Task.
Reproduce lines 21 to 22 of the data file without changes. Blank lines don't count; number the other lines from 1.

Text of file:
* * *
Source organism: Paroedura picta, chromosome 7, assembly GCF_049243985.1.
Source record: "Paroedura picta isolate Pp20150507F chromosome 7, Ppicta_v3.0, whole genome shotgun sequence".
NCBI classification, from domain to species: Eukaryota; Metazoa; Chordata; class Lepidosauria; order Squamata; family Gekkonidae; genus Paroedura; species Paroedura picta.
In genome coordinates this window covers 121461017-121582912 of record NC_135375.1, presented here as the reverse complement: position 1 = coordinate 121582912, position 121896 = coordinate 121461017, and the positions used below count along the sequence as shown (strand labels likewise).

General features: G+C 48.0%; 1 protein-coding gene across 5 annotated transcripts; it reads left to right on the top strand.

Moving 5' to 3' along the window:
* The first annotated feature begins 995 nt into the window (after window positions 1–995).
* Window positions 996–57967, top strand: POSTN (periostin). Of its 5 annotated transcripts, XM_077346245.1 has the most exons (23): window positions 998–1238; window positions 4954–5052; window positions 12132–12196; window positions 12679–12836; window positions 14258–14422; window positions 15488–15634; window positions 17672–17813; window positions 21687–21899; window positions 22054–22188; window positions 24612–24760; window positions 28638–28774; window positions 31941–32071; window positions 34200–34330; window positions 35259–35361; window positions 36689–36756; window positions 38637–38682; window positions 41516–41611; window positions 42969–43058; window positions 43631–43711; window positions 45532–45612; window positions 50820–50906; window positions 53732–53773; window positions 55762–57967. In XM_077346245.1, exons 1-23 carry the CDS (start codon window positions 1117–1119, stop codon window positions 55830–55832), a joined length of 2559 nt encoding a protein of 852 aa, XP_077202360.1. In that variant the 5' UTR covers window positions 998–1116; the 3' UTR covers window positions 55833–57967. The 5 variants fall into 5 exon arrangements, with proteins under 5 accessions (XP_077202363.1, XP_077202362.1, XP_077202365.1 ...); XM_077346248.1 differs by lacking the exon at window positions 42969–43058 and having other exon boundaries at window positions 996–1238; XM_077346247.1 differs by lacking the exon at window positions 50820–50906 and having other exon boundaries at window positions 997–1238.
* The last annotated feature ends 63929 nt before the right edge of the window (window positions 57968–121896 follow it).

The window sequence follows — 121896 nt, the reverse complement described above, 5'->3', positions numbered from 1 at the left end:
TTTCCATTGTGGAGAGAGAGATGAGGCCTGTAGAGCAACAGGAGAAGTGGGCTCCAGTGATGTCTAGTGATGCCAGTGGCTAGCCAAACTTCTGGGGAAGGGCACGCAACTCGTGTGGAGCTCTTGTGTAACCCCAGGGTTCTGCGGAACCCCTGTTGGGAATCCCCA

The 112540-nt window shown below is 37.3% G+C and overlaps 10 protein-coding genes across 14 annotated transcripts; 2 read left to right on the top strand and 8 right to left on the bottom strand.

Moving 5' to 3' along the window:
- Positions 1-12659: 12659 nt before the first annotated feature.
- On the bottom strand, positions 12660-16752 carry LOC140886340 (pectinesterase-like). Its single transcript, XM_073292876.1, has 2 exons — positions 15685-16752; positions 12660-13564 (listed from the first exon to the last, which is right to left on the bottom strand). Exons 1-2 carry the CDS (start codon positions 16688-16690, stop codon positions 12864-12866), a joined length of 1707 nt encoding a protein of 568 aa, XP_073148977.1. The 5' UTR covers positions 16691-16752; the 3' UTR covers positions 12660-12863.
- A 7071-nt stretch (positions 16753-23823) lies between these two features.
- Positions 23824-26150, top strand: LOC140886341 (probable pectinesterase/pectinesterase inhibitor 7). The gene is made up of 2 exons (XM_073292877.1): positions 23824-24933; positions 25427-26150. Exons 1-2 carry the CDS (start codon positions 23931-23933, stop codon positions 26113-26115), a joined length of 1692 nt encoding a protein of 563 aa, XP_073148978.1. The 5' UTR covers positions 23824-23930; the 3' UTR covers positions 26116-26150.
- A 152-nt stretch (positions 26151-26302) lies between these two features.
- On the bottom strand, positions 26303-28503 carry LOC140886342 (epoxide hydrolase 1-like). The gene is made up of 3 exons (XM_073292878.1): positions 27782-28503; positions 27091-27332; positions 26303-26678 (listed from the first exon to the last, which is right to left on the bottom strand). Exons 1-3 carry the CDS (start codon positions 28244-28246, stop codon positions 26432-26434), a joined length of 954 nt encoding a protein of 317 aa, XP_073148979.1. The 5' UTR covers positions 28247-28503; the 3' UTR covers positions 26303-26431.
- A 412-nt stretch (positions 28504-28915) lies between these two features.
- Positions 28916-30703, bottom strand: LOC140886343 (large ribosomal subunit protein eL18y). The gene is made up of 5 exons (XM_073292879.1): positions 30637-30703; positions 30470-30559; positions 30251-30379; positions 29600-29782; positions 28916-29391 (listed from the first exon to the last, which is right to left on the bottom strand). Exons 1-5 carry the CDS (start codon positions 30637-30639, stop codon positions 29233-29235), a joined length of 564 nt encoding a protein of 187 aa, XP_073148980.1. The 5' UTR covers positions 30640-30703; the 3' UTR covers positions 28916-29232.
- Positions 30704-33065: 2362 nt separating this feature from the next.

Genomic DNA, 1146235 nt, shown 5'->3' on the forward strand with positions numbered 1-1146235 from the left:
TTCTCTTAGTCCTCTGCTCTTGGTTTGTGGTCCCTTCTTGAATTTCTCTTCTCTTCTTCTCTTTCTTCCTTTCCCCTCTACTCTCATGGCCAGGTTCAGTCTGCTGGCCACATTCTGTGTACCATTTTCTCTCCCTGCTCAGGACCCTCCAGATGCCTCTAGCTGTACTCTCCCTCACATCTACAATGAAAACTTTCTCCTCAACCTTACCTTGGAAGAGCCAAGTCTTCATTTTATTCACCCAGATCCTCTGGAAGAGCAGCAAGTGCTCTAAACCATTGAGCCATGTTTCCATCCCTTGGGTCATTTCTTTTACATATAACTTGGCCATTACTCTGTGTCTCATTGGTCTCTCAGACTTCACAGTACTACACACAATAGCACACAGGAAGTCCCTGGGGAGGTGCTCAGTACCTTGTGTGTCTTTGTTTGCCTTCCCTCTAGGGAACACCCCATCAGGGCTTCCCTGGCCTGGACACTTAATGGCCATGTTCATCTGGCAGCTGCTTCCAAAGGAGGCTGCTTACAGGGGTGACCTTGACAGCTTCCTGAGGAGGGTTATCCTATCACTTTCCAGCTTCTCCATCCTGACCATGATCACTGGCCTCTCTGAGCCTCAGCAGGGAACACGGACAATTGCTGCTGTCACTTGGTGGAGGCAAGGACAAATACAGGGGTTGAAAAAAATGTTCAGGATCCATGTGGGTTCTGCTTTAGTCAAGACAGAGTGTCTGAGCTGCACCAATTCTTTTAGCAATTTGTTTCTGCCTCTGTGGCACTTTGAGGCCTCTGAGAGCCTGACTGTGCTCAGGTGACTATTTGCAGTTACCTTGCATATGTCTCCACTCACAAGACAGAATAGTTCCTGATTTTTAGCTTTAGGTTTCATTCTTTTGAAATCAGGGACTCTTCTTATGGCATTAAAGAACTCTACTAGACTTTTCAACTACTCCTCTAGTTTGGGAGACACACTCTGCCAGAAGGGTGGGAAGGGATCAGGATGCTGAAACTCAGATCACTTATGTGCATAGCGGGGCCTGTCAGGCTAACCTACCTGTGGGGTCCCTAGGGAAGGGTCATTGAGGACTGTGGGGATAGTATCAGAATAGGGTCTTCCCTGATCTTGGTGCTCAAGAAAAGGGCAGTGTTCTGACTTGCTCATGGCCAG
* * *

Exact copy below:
- Positions 28916-30703, bottom strand: LOC140886343 (large ribosomal subunit protein eL18y). The gene is made up of 5 exons (XM_073292879.1): positions 30637-30703; positions 30470-30559; positions 30251-30379; positions 29600-29782; positions 28916-29391 (listed from the first exon to the last, which is right to left on the bottom strand). Exons 1-5 carry the CDS (start codon positions 30637-30639, stop codon positions 29233-29235), a joined length of 564 nt encoding a protein of 187 aa, XP_073148980.1. The 5' UTR covers positions 30640-30703; the 3' UTR covers positions 28916-29232.
- Positions 30704-33065: 2362 nt separating this feature from the next.